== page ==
Now in full control of the Takeda army, Katsuyori leads an ill-advised attack against Nobunaga, who controls Kyoto, resulting in the Battle of Nagashino. Wave after wave of cavalry and infantry are cut down by volleys of matchlock fire, effectively wiping out the Takeda. The kagemusha, who has followed the Takeda army, witnesses the slaughter. In a final show of loyalty, he takes up a spear and makes a futile charge against the Oda fortifications, ultimately dying for the Takeda clan. Mortally wounded, the kagemusha attempts to get a hold on a Takeda flag that had fallen into a river, but collapses and dies as soon as he enters the water. His body then floats past the flag, signifying the downfall of the Takeda clan.


George Lucas and Francis Ford Coppola are credited at the end of the film as executive producers in the international version. This is because they convinced 20th Century Fox to make up a shortfall in the film's budget when the original producers, Toho Studios, could not afford to complete the film. In return, 20th Century Fox received the international distribution rights to the film.

Kurosawa originally cast the actor Shintaro Katsu in the title role. Katsu left the production, however, before the first day of shooting was over; in an interview for the Criterion Collection DVD, executive producer Coppola states that Katsu angered Kurosawa by arriving with his own camera crew to record Kurosawa's filmmaking methods. It is unclear whether Katsu was fired or left of his own accord, but he was replaced by Tatsuya Nakadai, a well-known actor who had appeared in a number of Kurosawa's previous films. Nakadai played both the kagemusha and the lord whom he impersonated.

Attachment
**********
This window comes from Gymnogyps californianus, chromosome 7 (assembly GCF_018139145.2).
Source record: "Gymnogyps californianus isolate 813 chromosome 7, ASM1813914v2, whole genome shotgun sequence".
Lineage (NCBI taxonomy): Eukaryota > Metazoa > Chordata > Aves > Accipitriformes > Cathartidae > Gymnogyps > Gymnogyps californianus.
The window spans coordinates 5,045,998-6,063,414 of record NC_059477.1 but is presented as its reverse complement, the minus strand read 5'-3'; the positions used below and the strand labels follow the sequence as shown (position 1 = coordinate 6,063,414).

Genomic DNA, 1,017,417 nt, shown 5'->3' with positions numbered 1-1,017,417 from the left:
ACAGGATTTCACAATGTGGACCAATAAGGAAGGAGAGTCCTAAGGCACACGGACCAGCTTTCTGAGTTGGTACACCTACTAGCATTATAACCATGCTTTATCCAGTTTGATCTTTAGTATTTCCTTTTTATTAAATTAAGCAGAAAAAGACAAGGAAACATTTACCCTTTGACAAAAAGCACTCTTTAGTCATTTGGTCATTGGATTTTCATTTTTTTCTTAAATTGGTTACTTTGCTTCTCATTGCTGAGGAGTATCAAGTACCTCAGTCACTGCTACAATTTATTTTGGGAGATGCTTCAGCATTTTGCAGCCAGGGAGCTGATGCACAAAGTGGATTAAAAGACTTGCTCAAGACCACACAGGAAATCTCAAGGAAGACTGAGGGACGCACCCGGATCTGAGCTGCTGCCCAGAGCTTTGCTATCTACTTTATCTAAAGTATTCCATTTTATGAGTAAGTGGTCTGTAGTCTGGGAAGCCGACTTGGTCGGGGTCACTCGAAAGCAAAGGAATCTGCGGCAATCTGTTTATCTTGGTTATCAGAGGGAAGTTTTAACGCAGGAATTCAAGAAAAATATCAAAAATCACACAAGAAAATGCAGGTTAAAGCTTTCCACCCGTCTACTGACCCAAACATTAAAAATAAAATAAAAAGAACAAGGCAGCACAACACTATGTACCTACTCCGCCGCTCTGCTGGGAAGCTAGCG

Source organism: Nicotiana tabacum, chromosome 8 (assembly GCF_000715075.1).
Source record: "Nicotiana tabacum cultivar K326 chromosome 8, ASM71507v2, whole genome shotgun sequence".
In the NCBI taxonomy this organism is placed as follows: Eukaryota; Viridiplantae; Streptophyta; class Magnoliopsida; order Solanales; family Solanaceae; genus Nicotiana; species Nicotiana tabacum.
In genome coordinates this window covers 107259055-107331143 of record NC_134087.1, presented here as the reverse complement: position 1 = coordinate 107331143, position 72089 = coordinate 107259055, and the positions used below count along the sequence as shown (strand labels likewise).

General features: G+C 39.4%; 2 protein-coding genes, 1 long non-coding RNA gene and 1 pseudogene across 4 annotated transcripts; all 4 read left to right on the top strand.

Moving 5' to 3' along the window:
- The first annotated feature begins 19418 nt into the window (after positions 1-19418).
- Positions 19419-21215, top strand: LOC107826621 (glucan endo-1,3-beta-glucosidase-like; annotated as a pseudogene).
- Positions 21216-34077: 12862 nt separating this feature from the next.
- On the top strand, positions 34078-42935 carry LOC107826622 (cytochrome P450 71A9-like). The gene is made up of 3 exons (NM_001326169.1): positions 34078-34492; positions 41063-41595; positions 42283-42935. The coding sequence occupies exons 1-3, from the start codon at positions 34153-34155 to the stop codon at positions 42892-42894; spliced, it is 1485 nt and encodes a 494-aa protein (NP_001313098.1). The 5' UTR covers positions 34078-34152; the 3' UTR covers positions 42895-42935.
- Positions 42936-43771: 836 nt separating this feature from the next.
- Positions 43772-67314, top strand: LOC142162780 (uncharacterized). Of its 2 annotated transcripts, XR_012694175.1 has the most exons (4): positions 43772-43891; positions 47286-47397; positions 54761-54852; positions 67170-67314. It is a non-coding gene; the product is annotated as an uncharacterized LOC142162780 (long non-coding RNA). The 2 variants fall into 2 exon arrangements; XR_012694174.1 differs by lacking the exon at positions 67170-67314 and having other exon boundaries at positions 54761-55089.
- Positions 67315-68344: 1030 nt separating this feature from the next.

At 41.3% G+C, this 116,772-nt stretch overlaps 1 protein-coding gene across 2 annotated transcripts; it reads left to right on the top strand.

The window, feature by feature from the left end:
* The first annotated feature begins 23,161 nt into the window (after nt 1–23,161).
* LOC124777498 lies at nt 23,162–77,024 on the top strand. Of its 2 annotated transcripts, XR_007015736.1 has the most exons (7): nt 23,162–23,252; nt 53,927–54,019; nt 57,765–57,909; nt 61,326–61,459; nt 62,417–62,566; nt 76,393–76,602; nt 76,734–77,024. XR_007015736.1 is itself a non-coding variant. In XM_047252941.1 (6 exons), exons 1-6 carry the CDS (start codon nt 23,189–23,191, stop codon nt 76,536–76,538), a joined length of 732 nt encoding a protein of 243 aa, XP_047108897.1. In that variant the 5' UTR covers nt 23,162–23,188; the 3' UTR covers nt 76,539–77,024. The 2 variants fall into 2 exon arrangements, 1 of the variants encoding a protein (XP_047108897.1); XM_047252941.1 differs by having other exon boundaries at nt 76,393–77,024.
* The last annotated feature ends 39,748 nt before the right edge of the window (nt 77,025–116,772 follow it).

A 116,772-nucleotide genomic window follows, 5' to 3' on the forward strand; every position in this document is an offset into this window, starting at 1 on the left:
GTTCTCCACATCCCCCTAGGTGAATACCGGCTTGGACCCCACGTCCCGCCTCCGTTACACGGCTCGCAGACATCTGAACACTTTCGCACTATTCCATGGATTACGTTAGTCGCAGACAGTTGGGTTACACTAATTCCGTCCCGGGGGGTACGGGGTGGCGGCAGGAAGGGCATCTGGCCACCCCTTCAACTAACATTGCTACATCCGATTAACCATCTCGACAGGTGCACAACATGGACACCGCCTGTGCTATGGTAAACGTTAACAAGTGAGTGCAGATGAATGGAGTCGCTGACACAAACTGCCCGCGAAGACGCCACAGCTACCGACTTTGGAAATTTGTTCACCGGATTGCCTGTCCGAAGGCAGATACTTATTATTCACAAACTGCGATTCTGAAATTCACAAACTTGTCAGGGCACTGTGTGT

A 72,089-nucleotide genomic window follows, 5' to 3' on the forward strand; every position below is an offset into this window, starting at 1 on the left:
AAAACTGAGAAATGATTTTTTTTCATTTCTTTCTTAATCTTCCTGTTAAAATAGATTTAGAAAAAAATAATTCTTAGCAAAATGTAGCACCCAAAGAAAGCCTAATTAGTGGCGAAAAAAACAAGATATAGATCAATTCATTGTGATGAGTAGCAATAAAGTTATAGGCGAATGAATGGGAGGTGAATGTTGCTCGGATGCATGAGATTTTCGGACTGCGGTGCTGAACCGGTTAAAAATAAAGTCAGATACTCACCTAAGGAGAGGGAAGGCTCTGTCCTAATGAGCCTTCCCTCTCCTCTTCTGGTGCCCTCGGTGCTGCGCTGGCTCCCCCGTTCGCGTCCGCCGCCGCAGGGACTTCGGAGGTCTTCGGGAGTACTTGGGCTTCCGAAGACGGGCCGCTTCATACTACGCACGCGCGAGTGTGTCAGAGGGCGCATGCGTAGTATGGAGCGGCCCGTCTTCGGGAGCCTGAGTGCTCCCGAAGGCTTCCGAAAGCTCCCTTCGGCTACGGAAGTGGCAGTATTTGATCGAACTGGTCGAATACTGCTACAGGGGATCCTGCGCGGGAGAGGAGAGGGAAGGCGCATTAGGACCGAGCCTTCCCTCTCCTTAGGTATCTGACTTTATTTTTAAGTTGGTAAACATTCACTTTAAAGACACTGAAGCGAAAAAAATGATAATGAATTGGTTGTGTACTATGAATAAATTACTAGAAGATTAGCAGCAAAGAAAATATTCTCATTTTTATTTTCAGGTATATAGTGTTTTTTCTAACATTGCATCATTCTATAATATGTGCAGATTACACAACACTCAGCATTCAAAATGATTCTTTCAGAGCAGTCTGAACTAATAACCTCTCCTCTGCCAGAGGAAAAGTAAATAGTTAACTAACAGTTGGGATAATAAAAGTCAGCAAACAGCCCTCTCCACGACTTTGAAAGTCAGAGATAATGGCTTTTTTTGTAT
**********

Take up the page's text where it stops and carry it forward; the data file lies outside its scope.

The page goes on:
Kurosawa wrote a part in Kagemusha for his longtime regular actor Takashi Shimura, and Kagemusha was the last Kurosawa film in which Shimura appeared. However, the scene in which he plays a servant who accompanies a western doctor to a meeting with Shingen was cut from the foreign release of the film. The Criterion Collection DVD release of the film restored this scene as well as approximately another twenty minutes worth of footage which had not been seen previously in the West, most notably a scene where Uesugi Kenshin makes his only appearance in the film.

According to Lucas, Kurosawa used 5000 extras for the final battle sequence, filming for a whole day, then he cut it down to 90 seconds in the final release. Many beautiful special effects, and a number of scenes that filled holes in the story, landed on the "cutting-room floor."



Kagemusha was the number one Japanese film on the domestic market in 1980, earning ¥2.7 billion in distribution income.[4]


At the 1980 Cannes Film Festival, Kagemusha shared the Palme d'Or with All That Jazz.[5] Kagemusha was nominated for two Academy Awards (Best Art Direction (Yoshirō Muraki) and Best Foreign Language Film).[6][7] The film won the César Award in 1981 for Best Foreign Film.

  • BAFTA Awards (UK)
    • Won: Best Costume Design (Seiichiro Momosawa)
    • Won: Best Direction (Akira Kurosawa)
    • Nominated: Best Cinematography (Takao Saitō and Masaharu Ueda)
    • Nominated: Best Film
  • David di Donatello Awards (Italy)
    • Won: Best Director - Foreign Film (Akira Kurosawa)
    • Won: Best Producer - Foreign Film (Francis Ford Coppola and George Lucas; tied with Hungaro Film for Angi Vera)

See also[edit]


  1. ^ Ritchie, Donald (1998). The Films of Akira Kurosawa (3 ed.). University of California Press. p. 238. ISBN 978-0-520-22037-9. 
  2. ^ Aubrey Solomon, Twentieth Century Fox: A Corporate and Financial History, Scarecrow Press, 1989 p259
  3. ^ Rayns, Tony (2006). Talking with the Director. Criterion Collection. Criterion Collection. p. 13. 
  4. ^ "Kako haikyū shūnyū jōi sakuhin 1980-nen" (in Japanese). Motion Picture Producers Association of Japan. Retrieved 4 February 2011. 
  5. ^ "Festival de Cannes: Kagemusha". festival-cannes.com. Retrieved 2009-05-27. 
  6. ^ "The 53rd Academy Awards (1981) Nominees and Winners". oscars.org. Retrieved 2013-06-08. 
  7. ^ "NY Times: Kagemusha". NY Times. Retrieved 2008-12-31. 

External links[edit]